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Hitachi Vantara VSP One adds new block storage

Hitachi Vantara has added a new block storage appliance to its VSP One storage platform, expanding its aim in the midrange with a 150% performance increase over previous versions.

Hitachi Vantara refreshed its midrange block storage offerings this week with the launch of its new Virtual Storage Platform One Block appliances.

VSP One Block, which is available in three models, comes with up to 1.8 petabytes of effective capacity per 2U. It can be purchased as a single appliance and scale out by adding 64 more nodes in a single cluster. The block storage offers a 4-to-1 data compression guarantee, 100% availability and up to a 150% performance improvement compared with previous models, according to the vendor.

The release is the latest addition to Hitachi Virtual Storage Platform One, a single hybrid cloud platform introduced in October 2023 to provide a unified view across the vendor's products. Hitachi used to offer more modular versions of storage for many different use cases, but the company has simplified that with VSP, according to Ashish Nadkarni, an analyst at IDC.

"[Hitachi's] operating system is the same across the board," he said, noting similar approaches from Pure Storage and NetApp OnTap, NetApp's unified storage operating system. Hitachi Vantara's recent reorganization shows a renewed focus on delivering core infrastructure such as storage, he added.

"Hitachi has always been considered an underdog when it comes to delivering general storage," Nadkarni said.

Move toward the midmarket

VSP One Block is geared more at the midrange market, with a balance of price to performance, than other offerings from Hitachi Vantara geared toward mission-critical, ultra-high performance such as the VSP 5600. It's a change for a company more known for its higher-end block storage offerings, according to Steve McDowell, founder and analyst at NAND Research.

"Hitachi's bread and butter is mainframe storage -- really big storage for transaction processing," he said. The shift to the midmarket will open the company up to more competition, such as Dell PowerStore and Pure FlashArray, McDowell added.

Hitachi is setting itself apart from competitors by layering Virtual Storage Platform software over its hardware. Users can get unified boxes that have file, block and object, but Hitachi is taking a different approach.

Hitachi's bread and butter is mainframe storage, really big storage for transaction processing.
Ashish NadkarniAnalyst, IDC

"Hitachi has an appliance for each, but with the software layer on top, hidden from users," he said. "It's abstracted, so it's a little bit of software-defined storage, but it lives on top of hardware.

Hitachi is also highlighting its sustainability through Dynamic Carbon Reduction technology that automatically reduces energy consumption into an eco-mode when the demand is lower. This, combined with its data reduction leading to lower storage footprints and flash storage, allows for a lower CO2 footprint, according to the vendor.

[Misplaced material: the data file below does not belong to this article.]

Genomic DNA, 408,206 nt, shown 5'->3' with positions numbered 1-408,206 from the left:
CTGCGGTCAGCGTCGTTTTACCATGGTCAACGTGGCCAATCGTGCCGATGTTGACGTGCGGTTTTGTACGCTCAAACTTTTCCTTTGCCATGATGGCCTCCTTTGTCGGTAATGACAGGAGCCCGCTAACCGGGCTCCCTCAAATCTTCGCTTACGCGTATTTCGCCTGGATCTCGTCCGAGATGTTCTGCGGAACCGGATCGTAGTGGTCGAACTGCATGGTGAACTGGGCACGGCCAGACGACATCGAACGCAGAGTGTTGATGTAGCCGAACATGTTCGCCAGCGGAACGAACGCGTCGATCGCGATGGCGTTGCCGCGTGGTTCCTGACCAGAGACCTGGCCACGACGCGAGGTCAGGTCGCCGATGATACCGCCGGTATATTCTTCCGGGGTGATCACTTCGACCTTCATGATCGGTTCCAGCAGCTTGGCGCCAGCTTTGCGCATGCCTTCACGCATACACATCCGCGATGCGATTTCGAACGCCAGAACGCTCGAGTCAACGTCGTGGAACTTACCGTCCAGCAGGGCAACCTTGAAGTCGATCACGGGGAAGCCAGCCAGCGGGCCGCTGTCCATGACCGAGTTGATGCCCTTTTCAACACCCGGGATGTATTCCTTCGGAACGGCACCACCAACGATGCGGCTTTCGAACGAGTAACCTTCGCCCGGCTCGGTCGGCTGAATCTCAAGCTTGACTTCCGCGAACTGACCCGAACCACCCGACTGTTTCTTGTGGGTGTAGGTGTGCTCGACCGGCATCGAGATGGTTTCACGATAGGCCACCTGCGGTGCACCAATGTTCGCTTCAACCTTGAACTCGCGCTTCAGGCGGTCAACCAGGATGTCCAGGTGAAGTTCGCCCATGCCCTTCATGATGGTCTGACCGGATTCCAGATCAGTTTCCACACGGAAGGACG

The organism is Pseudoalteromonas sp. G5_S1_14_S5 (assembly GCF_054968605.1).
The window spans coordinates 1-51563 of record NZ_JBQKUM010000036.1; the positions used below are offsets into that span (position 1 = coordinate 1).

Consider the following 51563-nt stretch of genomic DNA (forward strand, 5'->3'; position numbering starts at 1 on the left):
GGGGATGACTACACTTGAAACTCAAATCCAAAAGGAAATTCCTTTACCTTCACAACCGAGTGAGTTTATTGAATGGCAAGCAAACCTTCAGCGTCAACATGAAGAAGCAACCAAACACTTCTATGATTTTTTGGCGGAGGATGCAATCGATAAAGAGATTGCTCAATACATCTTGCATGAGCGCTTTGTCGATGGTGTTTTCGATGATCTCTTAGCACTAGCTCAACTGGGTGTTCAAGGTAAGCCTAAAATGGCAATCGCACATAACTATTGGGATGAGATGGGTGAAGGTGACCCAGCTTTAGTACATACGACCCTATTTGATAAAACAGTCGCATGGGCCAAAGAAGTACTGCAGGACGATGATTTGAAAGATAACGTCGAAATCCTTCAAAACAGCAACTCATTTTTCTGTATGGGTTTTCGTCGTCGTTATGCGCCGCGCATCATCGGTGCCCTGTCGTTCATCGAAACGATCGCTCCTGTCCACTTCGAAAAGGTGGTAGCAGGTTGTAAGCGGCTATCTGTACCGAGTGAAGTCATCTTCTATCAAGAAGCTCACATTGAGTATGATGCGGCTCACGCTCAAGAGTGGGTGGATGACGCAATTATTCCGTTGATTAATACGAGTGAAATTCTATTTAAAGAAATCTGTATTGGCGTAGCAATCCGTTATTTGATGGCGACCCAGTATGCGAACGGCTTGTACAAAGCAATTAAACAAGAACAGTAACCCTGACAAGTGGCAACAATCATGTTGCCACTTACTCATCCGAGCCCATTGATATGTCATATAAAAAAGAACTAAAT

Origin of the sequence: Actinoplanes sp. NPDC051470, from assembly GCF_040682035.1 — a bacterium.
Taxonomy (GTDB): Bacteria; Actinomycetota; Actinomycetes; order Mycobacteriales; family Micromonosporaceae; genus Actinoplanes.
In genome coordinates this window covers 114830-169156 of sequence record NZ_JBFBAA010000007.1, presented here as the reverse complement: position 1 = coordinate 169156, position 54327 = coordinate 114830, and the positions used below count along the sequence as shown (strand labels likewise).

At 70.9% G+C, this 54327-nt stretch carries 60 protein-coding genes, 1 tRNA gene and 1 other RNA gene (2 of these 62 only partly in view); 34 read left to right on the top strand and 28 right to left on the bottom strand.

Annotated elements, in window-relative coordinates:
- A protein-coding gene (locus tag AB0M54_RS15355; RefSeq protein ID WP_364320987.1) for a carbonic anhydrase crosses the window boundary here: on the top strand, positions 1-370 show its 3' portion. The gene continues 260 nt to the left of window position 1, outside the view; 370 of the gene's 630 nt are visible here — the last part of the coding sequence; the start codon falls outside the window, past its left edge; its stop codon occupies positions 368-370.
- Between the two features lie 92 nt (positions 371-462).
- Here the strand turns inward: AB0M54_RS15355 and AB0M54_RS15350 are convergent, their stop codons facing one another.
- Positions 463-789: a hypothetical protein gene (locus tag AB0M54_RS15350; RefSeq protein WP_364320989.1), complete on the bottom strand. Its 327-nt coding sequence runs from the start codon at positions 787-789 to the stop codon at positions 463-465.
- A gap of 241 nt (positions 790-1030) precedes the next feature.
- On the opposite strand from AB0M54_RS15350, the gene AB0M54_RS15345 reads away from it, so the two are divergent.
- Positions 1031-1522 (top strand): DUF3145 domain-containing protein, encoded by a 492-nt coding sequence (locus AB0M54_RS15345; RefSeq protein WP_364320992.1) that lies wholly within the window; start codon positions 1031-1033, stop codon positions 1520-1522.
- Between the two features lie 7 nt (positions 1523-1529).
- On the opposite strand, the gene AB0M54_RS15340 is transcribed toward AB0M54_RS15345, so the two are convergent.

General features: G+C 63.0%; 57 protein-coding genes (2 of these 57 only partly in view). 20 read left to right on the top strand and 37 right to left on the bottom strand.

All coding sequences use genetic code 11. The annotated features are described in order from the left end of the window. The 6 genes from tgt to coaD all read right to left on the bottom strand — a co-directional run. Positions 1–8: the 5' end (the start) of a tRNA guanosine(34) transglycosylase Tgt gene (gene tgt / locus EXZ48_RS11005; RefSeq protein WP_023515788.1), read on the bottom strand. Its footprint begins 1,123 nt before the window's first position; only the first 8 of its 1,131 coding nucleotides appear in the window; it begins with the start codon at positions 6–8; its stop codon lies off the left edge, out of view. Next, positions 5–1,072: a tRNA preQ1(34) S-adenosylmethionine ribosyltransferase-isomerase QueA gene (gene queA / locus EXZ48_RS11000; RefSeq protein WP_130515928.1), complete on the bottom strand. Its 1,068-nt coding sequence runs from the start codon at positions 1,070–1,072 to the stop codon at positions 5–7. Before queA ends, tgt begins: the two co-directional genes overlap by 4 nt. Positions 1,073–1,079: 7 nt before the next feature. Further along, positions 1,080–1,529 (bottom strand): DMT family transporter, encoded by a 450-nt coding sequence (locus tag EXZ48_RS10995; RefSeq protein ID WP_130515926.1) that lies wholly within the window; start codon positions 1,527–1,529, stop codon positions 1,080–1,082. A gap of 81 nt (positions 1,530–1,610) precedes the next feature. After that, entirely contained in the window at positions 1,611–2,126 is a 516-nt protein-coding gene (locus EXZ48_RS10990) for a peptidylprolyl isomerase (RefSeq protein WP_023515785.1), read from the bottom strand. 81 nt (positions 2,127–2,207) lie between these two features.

Having a message around sustainability is table stakes for storage vendors now, Nadkarni said.

"Storage is one of the layers of infrastructure that cannot be switched off," he said.

VSP One Block also features data protection options like Hitachi Thin Image Advanced snapshots for immediate use and always-available copies of production data.

The big performance improvements seen this year from storage players comes from the switch to the latest CPUs, McDowell said. New CPUs mean the hardware now has PCIe 5.0 architecture and DDR5 DRAM.

"Going from the previous-generation hardware to this generation is pretty significant, as it brings two times the speed on the bus," McDowell said. "All-flash runs at bus speed, so doubling the speed of the bus doubles the speed of the storage."

While the vendor did upgrade to new CPUs, it also highlighted its data optimizations -- or better data compression and placement for higher performance and density -- as part of its overall performance improvements.

Hanging around the block

In the last few weeks there have been several block product launches, with rollouts from HPE, Dell, NetApp and on Infinidat. This is more about availability of components than anything else, McDowell said. The same is true for cloud vendors.

"We've seen a lot of new instance types popping up because of CPU availability," he said.

High-performance workloads such as AI and high-performance computing need block storage, as it makes the foundation for many of these workloads, Nadkarni said.

"Block was kind of forgotten because of the focus on object and file the last few years," he said. "But block isn't going anywhere."

Adam Armstrong is a TechTarget Editorial news writer covering file and block storage hardware and private clouds. He previously worked at

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